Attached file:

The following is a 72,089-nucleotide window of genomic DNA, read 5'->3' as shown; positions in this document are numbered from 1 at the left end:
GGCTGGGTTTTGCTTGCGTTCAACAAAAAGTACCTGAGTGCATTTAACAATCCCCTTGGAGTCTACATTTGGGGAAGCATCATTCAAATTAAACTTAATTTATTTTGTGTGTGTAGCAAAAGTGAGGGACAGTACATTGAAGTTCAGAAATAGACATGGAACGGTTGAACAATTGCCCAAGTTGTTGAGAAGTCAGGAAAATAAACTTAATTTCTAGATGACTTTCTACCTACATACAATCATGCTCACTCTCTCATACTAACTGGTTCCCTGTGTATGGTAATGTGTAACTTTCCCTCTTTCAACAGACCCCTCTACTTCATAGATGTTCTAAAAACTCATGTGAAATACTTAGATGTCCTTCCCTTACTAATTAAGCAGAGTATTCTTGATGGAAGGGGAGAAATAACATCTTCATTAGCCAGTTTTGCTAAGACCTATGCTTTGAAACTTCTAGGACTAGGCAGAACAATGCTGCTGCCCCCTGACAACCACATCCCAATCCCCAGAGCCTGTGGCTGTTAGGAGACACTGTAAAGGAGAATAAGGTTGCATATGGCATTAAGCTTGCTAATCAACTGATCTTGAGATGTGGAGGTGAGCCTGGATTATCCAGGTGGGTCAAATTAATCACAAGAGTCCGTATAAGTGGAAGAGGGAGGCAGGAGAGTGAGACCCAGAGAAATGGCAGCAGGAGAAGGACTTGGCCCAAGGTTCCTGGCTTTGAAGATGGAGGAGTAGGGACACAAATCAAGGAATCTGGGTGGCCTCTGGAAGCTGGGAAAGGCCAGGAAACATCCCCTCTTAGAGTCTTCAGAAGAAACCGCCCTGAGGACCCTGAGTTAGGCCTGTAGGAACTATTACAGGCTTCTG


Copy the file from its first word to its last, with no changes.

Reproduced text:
The following is a 72,089-nucleotide window of genomic DNA, read 5'->3' as shown; positions in this document are numbered from 1 at the left end:
GGCTGGGTTTTGCTTGCGTTCAACAAAAAGTACCTGAGTGCATTTAACAATCCCCTTGGAGTCTACATTTGGGGAAGCATCATTCAAATTAAACTTAATTTATTTTGTGTGTGTAGCAAAAGTGAGGGACAGTACATTGAAGTTCAGAAATAGACATGGAACGGTTGAACAATTGCCCAAGTTGTTGAGAAGTCAGGAAAATAAACTTAATTTCTAGATGACTTTCTACCTACATACAATCATGCTCACTCTCTCATACTAACTGGTTCCCTGTGTATGGTAATGTGTAACTTTCCCTCTTTCAACAGACCCCTCTACTTCATAGATGTTCTAAAAACTCATGTGAAATACTTAGATGTCCTTCCCTTACTAATTAAGCAGAGTATTCTTGATGGAAGGGGAGAAATAACATCTTCATTAGCCAGTTTTGCTAAGACCTATGCTTTGAAACTTCTAGGACTAGGCAGAACAATGCTGCTGCCCCCTGACAACCACATCCCAATCCCCAGAGCCTGTGGCTGTTAGGAGACACTGTAAAGGAGAATAAGGTTGCATATGGCATTAAGCTTGCTAATCAACTGATCTTGAGATGTGGAGGTGAGCCTGGATTATCCAGGTGGGTCAAATTAATCACAAGAGTCCGTATAAGTGGAAGAGGGAGGCAGGAGAGTGAGACCCAGAGAAATGGCAGCAGGAGAAGGACTTGGCCCAAGGTTCCTGGCTTTGAAGATGGAGGAGTAGGGACACAAATCAAGGAATCTGGGTGGCCTCTGGAAGCTGGGAAAGGCCAGGAAACATCCCCTCTTAGAGTCTTCAGAAGAAACCGCCCTGAGGACCCTGAGTTAGGCCTGTAGGAACTATTACAGGCTTCTG